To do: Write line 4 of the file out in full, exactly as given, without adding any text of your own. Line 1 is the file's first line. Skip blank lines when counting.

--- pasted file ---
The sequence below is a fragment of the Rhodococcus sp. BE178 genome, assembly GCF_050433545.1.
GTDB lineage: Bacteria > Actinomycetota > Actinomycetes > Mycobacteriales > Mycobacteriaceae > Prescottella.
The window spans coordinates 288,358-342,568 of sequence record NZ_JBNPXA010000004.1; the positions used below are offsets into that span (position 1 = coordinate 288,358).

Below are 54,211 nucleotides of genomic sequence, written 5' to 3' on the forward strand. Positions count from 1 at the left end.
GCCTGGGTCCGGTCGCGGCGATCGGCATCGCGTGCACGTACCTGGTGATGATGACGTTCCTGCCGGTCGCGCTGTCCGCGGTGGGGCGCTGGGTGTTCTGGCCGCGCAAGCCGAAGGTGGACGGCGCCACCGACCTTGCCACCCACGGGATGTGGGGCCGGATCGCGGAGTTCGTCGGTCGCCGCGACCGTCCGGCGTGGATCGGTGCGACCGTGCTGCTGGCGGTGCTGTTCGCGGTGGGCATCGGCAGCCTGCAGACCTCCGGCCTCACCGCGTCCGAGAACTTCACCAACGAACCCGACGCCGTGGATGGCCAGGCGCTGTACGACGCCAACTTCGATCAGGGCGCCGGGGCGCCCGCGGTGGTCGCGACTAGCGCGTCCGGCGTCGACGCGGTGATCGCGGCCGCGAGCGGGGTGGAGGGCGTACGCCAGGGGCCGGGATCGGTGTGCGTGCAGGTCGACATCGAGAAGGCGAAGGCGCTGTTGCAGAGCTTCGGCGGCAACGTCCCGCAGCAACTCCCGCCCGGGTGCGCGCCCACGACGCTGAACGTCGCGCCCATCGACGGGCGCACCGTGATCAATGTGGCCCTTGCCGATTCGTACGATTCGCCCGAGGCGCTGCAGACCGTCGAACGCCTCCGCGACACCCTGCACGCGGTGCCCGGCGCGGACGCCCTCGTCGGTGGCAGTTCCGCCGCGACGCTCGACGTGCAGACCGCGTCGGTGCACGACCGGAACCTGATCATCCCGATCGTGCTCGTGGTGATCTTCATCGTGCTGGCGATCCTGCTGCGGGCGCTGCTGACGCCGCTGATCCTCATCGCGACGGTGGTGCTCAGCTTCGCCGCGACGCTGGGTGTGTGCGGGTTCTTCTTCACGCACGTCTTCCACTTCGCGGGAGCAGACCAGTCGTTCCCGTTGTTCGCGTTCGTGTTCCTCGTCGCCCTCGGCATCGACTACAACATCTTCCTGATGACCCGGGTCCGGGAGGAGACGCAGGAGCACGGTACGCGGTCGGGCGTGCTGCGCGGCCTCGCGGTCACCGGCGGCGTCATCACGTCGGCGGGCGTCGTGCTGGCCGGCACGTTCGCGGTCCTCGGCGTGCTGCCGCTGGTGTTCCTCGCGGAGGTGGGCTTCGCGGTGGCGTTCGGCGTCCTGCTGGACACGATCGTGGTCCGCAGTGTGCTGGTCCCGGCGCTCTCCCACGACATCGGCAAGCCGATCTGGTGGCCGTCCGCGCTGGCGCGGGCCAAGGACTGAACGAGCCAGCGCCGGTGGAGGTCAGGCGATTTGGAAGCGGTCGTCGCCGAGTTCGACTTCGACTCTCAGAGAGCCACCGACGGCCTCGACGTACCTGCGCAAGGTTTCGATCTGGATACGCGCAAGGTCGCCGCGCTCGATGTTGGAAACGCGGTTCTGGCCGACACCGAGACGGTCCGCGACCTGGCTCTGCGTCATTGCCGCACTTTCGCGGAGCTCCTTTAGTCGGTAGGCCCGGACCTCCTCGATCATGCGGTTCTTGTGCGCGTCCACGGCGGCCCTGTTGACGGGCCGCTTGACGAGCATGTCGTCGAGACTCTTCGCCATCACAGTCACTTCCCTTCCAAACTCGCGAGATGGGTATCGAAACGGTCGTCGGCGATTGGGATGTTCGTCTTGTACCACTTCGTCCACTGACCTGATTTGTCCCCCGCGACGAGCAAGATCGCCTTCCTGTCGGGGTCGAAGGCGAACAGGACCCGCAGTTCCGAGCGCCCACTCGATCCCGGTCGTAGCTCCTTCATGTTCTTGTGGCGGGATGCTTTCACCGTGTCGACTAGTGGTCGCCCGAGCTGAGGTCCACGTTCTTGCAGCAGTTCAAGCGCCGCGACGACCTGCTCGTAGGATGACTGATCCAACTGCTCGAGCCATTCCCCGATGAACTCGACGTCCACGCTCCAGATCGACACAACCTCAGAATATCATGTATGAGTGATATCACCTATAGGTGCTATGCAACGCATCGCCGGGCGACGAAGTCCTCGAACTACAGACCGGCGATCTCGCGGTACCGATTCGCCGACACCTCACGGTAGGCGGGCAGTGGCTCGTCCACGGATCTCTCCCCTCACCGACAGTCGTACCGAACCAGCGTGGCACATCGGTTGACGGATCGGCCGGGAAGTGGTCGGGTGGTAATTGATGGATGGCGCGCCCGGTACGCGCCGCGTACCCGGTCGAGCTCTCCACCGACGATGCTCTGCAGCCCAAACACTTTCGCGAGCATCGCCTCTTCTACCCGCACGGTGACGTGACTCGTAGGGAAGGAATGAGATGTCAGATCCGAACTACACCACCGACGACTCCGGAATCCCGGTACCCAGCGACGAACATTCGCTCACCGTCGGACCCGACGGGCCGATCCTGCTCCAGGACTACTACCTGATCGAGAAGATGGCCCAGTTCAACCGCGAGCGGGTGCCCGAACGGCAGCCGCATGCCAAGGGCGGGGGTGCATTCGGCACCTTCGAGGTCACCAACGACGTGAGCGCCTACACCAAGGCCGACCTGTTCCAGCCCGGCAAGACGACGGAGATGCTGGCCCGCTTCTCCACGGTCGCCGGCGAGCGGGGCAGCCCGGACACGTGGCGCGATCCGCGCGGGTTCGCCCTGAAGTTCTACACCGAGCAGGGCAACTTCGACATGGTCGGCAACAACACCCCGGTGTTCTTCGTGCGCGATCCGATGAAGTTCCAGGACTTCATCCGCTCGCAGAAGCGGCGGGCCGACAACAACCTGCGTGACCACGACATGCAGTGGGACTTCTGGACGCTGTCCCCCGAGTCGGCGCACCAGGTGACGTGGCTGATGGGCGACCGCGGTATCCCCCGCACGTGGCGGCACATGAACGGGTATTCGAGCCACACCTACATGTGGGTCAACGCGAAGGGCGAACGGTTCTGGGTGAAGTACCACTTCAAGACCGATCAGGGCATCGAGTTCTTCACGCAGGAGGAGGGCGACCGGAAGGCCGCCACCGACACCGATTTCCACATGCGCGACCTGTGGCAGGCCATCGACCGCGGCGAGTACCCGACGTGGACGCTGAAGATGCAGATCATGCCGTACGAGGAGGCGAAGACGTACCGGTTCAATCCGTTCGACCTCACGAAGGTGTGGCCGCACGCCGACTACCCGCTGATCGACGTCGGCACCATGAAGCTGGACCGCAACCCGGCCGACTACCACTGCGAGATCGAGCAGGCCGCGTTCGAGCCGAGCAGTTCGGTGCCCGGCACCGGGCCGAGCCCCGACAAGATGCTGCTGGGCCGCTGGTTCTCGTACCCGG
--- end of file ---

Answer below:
Below are 54,211 nucleotides of genomic sequence, written 5' to 3' on the forward strand. Positions count from 1 at the left end.